Title: Zombieland: Double Tap
Release Date: October 18th, 2019
Studio: Sony Pictures
Director: Ruben Fleischer
Release Format: Theatrical
Zombieland: Double Tap is an outrageous sequence of guns, gore, and gags that attack the senses. It’s a sequel that goes full blonde in more ways than one.
This sequel revolves around the characters from the original, Columbus, Tallahassee, and Wichita being on a search across the country for Little Rock. They meet a host of eccentric figures and even more disfigured zombies ready to chew them limb from limb.
Double Tap is a quick draw when it comes to rapid-fire jokes, unfortunately, a lot of them end up being blanks. While there are many big laughs I got from this, they were separated by weak chuckles from so-so gags.
There are still enough cleverly written lines and gags here that remind me why I wanted a sequel for so long. But, the movie is held down by a barebones plot that seems thrown together. It’s less of a story and more like some SNL skits tied loosely together by hope, the hope that it’ll all make sense.
Zombieland: Double Tap Writes Itself
Writers Rhett Reese and Paul Wernick penned the original, before moving on to write both Deadpool movies. Both series have a lot in common as the originals were great subversive films in their genre. Then, you have the sequels which… have a two in the title?
The story here is the video game equivalent of when a player gets distracted from the main plot and does a bunch of random quests. This clashes with the sense of urgency Wichita (Emma Stone) constantly brings up about finding her sister.
Double Tap sets up new zombie types like the Homer, basically dumb zombies that exist for comedic relief. Then, there’s the T-800, which won’t stop until they get their target, are nearly invisible and smarter than a guy saying “you’re right” in an argument with his girl.
The original Zombieland had some effective tension at points and the T-800’s were set to bring that back. It’s so weird how the film sets them up as a big threat and they just become like any other zombies.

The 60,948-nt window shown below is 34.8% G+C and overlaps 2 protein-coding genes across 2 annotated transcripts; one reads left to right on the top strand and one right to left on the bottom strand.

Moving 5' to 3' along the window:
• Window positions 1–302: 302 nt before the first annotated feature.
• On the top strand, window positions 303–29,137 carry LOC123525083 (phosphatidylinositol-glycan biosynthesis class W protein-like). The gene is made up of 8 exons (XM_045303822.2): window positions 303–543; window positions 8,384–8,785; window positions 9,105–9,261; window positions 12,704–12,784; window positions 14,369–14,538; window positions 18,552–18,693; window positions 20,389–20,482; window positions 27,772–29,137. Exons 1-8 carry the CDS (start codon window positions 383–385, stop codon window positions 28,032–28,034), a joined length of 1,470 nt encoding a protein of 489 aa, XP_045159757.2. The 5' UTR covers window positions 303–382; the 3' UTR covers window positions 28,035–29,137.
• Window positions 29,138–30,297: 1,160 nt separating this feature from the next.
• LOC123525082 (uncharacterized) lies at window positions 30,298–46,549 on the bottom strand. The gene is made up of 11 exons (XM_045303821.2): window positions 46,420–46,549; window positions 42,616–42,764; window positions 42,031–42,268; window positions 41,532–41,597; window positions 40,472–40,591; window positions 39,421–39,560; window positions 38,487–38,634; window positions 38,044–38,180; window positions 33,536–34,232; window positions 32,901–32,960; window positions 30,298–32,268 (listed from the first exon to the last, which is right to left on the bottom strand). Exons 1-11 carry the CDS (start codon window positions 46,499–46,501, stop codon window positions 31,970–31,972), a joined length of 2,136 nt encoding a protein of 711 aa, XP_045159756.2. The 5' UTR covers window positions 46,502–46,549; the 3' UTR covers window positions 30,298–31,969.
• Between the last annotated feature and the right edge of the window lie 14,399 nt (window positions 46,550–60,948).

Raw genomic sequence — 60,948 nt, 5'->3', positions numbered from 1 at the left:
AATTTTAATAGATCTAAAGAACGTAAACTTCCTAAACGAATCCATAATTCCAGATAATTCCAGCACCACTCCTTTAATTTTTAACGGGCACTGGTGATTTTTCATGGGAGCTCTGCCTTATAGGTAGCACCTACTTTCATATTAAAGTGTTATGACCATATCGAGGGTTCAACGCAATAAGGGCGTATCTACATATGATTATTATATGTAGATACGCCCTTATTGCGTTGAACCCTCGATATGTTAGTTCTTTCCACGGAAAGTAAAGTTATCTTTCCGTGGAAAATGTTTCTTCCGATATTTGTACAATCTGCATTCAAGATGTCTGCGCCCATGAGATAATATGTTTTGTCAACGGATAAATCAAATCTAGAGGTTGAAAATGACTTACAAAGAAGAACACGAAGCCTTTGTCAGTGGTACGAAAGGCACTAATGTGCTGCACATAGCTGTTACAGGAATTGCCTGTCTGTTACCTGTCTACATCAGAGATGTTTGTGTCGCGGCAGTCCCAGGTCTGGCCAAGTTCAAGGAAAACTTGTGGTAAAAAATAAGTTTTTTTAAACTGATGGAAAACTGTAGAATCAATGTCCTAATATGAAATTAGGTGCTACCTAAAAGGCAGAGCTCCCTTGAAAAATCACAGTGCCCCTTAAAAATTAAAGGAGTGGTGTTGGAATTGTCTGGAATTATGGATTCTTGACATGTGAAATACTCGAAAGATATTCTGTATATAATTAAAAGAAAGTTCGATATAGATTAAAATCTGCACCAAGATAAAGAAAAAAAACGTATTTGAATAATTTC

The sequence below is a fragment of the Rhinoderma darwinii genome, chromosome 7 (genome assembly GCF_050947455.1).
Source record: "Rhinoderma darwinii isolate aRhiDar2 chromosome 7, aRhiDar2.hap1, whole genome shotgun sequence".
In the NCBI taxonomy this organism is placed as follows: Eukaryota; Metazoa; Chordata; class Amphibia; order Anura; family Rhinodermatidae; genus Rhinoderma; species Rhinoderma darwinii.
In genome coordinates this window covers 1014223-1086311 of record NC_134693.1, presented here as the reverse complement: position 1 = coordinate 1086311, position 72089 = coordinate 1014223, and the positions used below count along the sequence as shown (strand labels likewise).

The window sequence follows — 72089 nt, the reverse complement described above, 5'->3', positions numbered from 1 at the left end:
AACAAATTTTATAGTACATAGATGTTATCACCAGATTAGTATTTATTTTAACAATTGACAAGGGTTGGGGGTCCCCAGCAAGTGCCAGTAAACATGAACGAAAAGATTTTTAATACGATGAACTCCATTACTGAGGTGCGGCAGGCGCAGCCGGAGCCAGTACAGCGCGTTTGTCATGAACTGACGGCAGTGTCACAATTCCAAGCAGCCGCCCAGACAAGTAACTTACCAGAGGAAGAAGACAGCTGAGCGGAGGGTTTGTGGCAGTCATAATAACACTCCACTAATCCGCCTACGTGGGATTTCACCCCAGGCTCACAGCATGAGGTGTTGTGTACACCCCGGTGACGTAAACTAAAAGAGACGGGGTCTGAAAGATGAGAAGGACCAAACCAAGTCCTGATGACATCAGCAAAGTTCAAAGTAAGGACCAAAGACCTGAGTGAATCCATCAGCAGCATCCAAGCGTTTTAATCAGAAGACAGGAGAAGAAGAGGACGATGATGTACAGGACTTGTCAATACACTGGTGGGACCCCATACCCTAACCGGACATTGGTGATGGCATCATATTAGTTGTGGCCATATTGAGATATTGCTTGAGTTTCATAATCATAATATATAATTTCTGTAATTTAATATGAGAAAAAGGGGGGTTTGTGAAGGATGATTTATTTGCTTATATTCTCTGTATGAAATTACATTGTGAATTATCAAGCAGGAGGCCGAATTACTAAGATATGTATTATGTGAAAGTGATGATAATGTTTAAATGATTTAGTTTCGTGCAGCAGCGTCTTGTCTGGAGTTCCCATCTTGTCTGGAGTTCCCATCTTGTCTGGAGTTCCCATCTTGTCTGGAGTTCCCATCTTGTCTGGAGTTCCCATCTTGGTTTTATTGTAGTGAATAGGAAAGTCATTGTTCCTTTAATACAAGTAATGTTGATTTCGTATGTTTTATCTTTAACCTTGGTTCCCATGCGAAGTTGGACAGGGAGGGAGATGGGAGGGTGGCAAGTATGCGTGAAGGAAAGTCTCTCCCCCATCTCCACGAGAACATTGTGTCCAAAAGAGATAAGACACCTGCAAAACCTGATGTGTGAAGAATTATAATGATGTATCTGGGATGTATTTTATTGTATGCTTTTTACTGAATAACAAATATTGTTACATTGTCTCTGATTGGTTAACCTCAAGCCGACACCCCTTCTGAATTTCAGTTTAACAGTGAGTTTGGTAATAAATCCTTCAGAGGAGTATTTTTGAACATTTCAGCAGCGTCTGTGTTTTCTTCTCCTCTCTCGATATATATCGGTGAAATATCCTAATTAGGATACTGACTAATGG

The climax sets up our protagonists against impossible odds, where you wonder what clever way they will overcome it. The answer is “don’t worry about it” as the script didn’t and wrapped things up neater than present on Christmas.
Speaking of the lack of investment, the film doesn’t really do a good job of making you care for any of the characters or plot. It assumes you saw the first and just gets right into things. This is not to say the characters aren’t funny but everything just feels rushed. I just saw you after a decade Zombieland and you’re already trying to dip like seeing an ex at the store.
Talk isn’t Cheap, it’s Funny
One of the film’s biggest strengths is the interactions between characters. I’m not talking about the manufactured conflict featured here where you can see the resolution a mile away. No, it’s the banter where Double Tap thrives as a film.
Just watching Columbus (Jesse Eisenberg) and Tallahassee (Woody Harrelson) go back and forth is gold. The latter’s brashness colliding with the sheepish nature of the other doesn’t get old. The real treat is watching them interact with the newer faces this time around.
The writers seemed bored with the old characters, becoming more evident as the new faces get the best jokes. Madison (Zoey Deutch) is a character I adored as her airhead trope being taking to new heights. A joke that could have been one-note, not only had longevity but also had me looking forward to whenever Madison appears.
The action here is fine, nothing to write home about– or in this case you readers. The original didn’t have the best shot action, but it had fun and creative sequences to make up for it. That doesn’t exist here as it just straight forward,
Everyone here is clearly having fun and not taking it seriously. Some scenes feel like outtakes with how good and real the chemistry feels. The actors aren’t taking the story seriously and neither should you this time around, for better or worse.
Verdict: Watching Zombieland: Double Tap had its flaws and yet, I still came out enjoying it. The script has many moments where it’ll catch you off guard, knocking you off your feet with a hilarious joke. The interactions between characters are what keeps this going.
If you catch this at a matinee time, it would be worth a watch for some fun dumb action and jokes. Otherwise, there’s no need to run to the theatre to see this like you’re in a horror movie, take your time as a zombie would.
What’s your favorite zombie comedy? What’s the best zombie flick of all time? What are your thoughts on the original Zombieland? Leave your comments!
- Fun interactions
- Great gags
- The best after-credits scene in history
- Plot you say?
- Bad acting
- Disappointing climax
- No characters, just mouthpieces for jokes